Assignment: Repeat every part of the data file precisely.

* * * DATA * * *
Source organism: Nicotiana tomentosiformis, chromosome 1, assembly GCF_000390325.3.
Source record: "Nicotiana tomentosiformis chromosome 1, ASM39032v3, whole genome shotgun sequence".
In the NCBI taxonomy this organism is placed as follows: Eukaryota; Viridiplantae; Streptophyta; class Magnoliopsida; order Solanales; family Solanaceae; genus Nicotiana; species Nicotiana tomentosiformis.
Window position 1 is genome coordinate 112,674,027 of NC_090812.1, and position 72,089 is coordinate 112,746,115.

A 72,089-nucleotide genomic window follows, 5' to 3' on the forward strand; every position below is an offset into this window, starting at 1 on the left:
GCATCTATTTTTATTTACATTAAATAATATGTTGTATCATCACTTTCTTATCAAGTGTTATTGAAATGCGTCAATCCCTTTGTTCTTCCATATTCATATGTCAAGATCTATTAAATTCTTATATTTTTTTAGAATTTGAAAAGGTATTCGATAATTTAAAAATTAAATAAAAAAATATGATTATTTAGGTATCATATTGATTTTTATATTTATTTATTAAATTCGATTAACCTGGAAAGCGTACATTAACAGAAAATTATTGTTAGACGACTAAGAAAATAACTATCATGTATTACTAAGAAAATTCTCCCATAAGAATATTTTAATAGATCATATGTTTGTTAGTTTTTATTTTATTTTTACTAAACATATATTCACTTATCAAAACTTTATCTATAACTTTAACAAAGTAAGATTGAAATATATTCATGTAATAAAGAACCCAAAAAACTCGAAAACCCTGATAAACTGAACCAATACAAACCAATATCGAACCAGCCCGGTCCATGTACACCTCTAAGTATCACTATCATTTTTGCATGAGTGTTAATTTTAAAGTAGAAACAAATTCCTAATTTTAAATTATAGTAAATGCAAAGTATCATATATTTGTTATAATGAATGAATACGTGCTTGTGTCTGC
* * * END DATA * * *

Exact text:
Source organism: Nicotiana tomentosiformis, chromosome 1, assembly GCF_000390325.3.
Source record: "Nicotiana tomentosiformis chromosome 1, ASM39032v3, whole genome shotgun sequence".
In the NCBI taxonomy this organism is placed as follows: Eukaryota; Viridiplantae; Streptophyta; class Magnoliopsida; order Solanales; family Solanaceae; genus Nicotiana; species Nicotiana tomentosiformis.
Window position 1 is genome coordinate 112,674,027 of NC_090812.1, and position 72,089 is coordinate 112,746,115.

A 72,089-nucleotide genomic window follows, 5' to 3' on the forward strand; every position below is an offset into this window, starting at 1 on the left:
GCATCTATTTTTATTTACATTAAATAATATGTTGTATCATCACTTTCTTATCAAGTGTTATTGAAATGCGTCAATCCCTTTGTTCTTCCATATTCATATGTCAAGATCTATTAAATTCTTATATTTTTTTAGAATTTGAAAAGGTATTCGATAATTTAAAAATTAAATAAAAAAATATGATTATTTAGGTATCATATTGATTTTTATATTTATTTATTAAATTCGATTAACCTGGAAAGCGTACATTAACAGAAAATTATTGTTAGACGACTAAGAAAATAACTATCATGTATTACTAAGAAAATTCTCCCATAAGAATATTTTAATAGATCATATGTTTGTTAGTTTTTATTTTATTTTTACTAAACATATATTCACTTATCAAAACTTTATCTATAACTTTAACAAAGTAAGATTGAAATATATTCATGTAATAAAGAACCCAAAAAACTCGAAAACCCTGATAAACTGAACCAATACAAACCAATATCGAACCAGCCCGGTCCATGTACACCTCTAAGTATCACTATCATTTTTGCATGAGTGTTAATTTTAAAGTAGAAACAAATTCCTAATTTTAAATTATAGTAAATGCAAAGTATCATATATTTGTTATAATGAATGAATACGTGCTTGTGTCTGC